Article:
The Effectiveness of the Stop Now and Plan (SNAP) Program for Boys at Risk for Violence and Delinquency

The Effectiveness of the Stop Now and Plan (SNAP) Program for Boys at Risk for Violence and... Among the available treatments for disruptive behavior problems, a need remains for additional service options to reduce antisocial behavior and prevent further development along delinquent and violent pathways. The Stop Now and Plan (SNAP) Program is an intervention for antisocial behavior among boys between 6 and 11. This paper describes a randomized controlled treatment effectiveness study of SNAP versus standard behavioral health services. The treatment program was delivered to youth with aggressive, rule-breaking, or antisocial behavior in excess of clinical criterion levels. Outcomes were measured at 3, 9, and 15 months from baseline. Youth in the SNAP condition showed significantly greater reduction in aggression, conduct problems, and overall externalizing behavior, as well as counts of oppositional defiant disorder and attention deficit hyperactivity disorder symptoms. Additional benefits for SNAP were observed on measures of depression and anxiety. Further analyses indicated that the SNAP program was more effective among those with a higher severity of initial behavioral problems. At 1 year follow-up, treatment benefits for SNAP were maintained on some outcome measures (aggression, ADHD and ODD, depression and anxiety) but not others. Although overall juvenile justice system contact was not significantly different, youth in SNAP had significantly fewer charges against them relative to those standard services. The SNAP Program, when contrasted with standard services alone, was associated with greater, clinically meaningful, reductions in targeted behaviors. It may be particularly effective for youth with more severe behavioral problems and may result in improvements in internalizing problems as well. http://www.deepdyve.com/assets/images/DeepDyve-Logo-lg.png Prevention Science Springer Journals

The Effectiveness of the Stop Now and Plan (SNAP) Program for Boys at Risk for Violence and Delinquency

Loading next page...
 
/lp/springer_journal/the-effectiveness-of-the-stop-now-and-plan-snap-program-for-boys-at-o8UJAbvC4m
Publisher
Springer US
Copyright
Copyright © 2014 by Society for Prevention Research
Subject
Medicine & Public Health; Public Health; Health Psychology; Child and School Psychology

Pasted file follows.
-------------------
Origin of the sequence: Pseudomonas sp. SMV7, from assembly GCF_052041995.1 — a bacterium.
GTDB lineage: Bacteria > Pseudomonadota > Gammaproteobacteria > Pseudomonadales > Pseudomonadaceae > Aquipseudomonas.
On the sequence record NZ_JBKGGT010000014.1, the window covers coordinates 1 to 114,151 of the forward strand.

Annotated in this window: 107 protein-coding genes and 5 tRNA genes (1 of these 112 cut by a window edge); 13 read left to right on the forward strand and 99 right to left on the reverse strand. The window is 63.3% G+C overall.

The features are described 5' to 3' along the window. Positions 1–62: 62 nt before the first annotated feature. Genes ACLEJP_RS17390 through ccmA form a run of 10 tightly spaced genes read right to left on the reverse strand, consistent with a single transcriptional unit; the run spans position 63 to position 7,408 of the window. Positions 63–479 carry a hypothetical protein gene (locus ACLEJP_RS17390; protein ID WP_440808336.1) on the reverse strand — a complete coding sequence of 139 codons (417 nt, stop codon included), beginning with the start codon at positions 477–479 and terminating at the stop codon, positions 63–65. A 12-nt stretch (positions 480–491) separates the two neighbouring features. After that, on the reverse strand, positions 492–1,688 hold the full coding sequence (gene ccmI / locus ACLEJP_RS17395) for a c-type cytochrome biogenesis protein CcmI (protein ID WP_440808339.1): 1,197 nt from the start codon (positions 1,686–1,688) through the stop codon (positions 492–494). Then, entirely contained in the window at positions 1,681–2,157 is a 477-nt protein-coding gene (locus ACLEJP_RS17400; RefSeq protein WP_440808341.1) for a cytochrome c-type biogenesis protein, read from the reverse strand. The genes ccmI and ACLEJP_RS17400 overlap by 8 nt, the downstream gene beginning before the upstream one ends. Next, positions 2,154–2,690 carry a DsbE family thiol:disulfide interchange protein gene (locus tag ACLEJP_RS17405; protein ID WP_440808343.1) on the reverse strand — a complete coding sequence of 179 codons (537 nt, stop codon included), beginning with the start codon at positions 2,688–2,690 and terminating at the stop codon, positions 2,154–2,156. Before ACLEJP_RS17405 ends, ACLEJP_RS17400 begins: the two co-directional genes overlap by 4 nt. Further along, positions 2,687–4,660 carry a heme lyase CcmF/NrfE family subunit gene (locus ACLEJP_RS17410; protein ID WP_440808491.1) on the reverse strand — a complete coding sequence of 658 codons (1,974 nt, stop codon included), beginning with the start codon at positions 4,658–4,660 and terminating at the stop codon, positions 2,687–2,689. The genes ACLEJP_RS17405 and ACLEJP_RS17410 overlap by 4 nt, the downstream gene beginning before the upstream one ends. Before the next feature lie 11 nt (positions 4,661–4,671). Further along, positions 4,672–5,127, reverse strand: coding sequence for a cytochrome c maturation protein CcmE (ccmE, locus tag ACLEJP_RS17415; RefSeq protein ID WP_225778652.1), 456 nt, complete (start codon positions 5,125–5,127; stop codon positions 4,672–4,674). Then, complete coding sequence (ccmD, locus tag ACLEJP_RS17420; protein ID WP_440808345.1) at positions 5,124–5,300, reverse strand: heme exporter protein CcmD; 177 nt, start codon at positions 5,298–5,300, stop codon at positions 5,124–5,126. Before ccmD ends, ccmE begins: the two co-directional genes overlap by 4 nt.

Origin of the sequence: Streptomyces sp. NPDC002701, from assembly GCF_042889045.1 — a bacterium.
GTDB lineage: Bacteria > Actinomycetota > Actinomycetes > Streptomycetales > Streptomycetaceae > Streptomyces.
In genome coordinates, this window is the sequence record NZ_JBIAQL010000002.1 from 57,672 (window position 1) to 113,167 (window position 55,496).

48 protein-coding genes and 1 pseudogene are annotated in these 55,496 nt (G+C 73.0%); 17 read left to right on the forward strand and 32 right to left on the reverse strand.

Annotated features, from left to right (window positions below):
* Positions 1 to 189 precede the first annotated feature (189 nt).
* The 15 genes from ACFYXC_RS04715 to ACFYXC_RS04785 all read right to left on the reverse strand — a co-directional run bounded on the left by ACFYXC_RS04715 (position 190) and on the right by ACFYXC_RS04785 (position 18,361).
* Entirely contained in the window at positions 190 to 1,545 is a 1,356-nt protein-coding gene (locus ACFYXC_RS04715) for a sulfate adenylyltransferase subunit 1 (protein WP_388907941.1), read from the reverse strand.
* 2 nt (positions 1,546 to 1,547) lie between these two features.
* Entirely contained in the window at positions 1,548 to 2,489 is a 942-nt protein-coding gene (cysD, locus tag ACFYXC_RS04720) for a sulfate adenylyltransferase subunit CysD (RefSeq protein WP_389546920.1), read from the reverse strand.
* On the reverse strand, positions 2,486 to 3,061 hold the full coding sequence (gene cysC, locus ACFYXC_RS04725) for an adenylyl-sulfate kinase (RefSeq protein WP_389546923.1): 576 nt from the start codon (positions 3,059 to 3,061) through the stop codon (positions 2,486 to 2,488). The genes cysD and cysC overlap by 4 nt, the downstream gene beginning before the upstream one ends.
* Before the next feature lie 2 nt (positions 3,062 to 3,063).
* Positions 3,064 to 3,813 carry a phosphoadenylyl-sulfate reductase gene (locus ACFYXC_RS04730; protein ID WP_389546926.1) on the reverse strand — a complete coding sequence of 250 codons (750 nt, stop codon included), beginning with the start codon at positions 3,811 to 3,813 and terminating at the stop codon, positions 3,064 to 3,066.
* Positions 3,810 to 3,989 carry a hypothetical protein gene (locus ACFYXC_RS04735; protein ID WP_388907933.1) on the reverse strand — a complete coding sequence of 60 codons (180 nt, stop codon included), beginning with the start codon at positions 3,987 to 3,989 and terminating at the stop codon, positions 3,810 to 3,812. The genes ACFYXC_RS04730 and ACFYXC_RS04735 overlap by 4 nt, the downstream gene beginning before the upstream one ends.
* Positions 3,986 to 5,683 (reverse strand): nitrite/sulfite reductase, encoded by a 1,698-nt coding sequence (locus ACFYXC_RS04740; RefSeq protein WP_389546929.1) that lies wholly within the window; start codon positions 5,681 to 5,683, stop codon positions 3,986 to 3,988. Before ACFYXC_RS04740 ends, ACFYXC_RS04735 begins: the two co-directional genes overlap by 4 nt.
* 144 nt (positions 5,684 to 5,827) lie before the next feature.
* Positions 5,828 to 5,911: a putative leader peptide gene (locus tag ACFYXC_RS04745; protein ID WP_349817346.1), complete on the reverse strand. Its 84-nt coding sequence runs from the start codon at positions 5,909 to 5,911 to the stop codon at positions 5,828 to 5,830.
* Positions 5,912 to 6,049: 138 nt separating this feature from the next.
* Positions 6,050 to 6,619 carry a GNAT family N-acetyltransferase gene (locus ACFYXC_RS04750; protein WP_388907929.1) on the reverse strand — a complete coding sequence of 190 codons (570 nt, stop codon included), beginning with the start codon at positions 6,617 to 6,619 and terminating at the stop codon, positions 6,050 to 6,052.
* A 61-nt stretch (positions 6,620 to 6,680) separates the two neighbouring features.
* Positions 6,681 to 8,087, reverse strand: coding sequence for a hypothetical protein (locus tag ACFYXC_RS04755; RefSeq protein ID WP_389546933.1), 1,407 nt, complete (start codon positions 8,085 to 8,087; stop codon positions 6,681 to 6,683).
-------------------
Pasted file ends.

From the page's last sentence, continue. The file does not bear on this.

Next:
ISSN
1389-4986
eISSN
1573-6695
D.O.I.
10.1007/s11121-014-0490-2
Publisher site
See Article on Publisher Site

Abstract

Among the available treatments for disruptive behavior problems, a need remains for additional service options to reduce antisocial behavior and prevent further development along delinquent and violent pathways. The Stop Now and Plan (SNAP) Program is an intervention for antisocial behavior among boys between 6 and 11. This paper describes a randomized controlled treatment effectiveness study of SNAP versus standard behavioral health services. The treatment program was delivered to youth with aggressive, rule-breaking, or antisocial behavior in excess of clinical criterion levels. Outcomes were measured at 3, 9, and 15 months from baseline. Youth in the SNAP condition showed significantly greater reduction in aggression, conduct problems, and overall externalizing behavior, as well as counts of oppositional defiant disorder and attention deficit hyperactivity disorder symptoms. Additional benefits for SNAP were observed on measures of depression and anxiety. Further analyses indicated that the SNAP program was more effective among those with a higher severity of initial behavioral problems. At 1 year follow-up, treatment benefits for SNAP were maintained on some outcome measures (aggression, ADHD and ODD, depression and anxiety) but not others. Although overall juvenile justice system contact was not significantly different, youth in SNAP had significantly fewer charges against them relative to those standard services. The SNAP Program, when contrasted with standard services alone, was associated with greater, clinically meaningful, reductions in targeted behaviors. It may be particularly effective for youth with more severe behavioral problems and may result in improvements in internalizing problems as well.

Journal

Prevention ScienceSpringer Journals

Published: Apr 24, 2014

References

You’re reading a free preview. Subscribe to read the entire article.


DeepDyve is your
personal research library

It’s your single place to instantly
discover and read the research
that matters to you.

Enjoy affordable access to
over 18 million articles from more than
15,000 peer-reviewed journals.

All for just $49/month

Explore the DeepDyve Library

Search

Query the DeepDyve database, plus search all of PubMed and Google Scholar seamlessly

Organize

Save any article or search result from DeepDyve, PubMed, and Google Scholar... all in one place.

Access

Get unlimited, online access to over 18 million full-text articles from more than 15,000 scientific journals.

Your journals are on DeepDyve

Read from thousands of the leading scholarly journals from SpringerNature, Elsevier, Wiley-Blackwell, Oxford University Press and more.

All the latest content is available, no embargo periods.

See the journals in your area

DeepDyve

Freelancer

DeepDyve

Pro

Price

FREE

$49/month
$360/year

Save searches from
Google Scholar,
PubMed

Create lists to
organize your research

Export lists, citations

Read DeepDyve articles

Abstract access only

Unlimited access to over
18 million full-text articles

Print

20 pages / month

PDF Discount

20% off